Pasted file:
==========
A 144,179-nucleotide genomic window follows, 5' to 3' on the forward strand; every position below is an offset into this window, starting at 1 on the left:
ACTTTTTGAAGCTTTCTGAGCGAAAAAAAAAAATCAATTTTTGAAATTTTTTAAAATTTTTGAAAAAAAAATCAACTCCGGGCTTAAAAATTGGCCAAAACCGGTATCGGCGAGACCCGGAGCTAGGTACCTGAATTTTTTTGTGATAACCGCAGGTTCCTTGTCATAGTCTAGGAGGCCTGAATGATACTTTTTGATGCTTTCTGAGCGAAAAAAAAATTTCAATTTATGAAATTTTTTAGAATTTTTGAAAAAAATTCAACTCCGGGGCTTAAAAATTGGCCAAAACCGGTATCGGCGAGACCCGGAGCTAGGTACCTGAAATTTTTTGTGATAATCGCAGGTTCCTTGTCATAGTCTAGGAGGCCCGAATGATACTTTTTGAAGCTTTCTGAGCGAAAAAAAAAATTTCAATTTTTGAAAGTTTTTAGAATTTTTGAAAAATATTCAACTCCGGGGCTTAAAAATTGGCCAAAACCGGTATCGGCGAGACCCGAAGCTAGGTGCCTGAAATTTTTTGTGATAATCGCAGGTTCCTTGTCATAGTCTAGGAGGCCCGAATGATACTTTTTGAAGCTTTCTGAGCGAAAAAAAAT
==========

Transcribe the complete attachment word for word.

A 144,179-nucleotide genomic window follows, 5' to 3' on the forward strand; every position below is an offset into this window, starting at 1 on the left:
ACTTTTTGAAGCTTTCTGAGCGAAAAAAAAAAATCAATTTTTGAAATTTTTTAAAATTTTTGAAAAAAAAATCAACTCCGGGCTTAAAAATTGGCCAAAACCGGTATCGGCGAGACCCGGAGCTAGGTACCTGAATTTTTTTGTGATAACCGCAGGTTCCTTGTCATAGTCTAGGAGGCCTGAATGATACTTTTTGATGCTTTCTGAGCGAAAAAAAAATTTCAATTTATGAAATTTTTTAGAATTTTTGAAAAAAATTCAACTCCGGGGCTTAAAAATTGGCCAAAACCGGTATCGGCGAGACCCGGAGCTAGGTACCTGAAATTTTTTGTGATAATCGCAGGTTCCTTGTCATAGTCTAGGAGGCCCGAATGATACTTTTTGAAGCTTTCTGAGCGAAAAAAAAAATTTCAATTTTTGAAAGTTTTTAGAATTTTTGAAAAATATTCAACTCCGGGGCTTAAAAATTGGCCAAAACCGGTATCGGCGAGACCCGAAGCTAGGTGCCTGAAATTTTTTGTGATAATCGCAGGTTCCTTGTCATAGTCTAGGAGGCCCGAATGATACTTTTTGAAGCTTTCTGAGCGAAAAAAAAT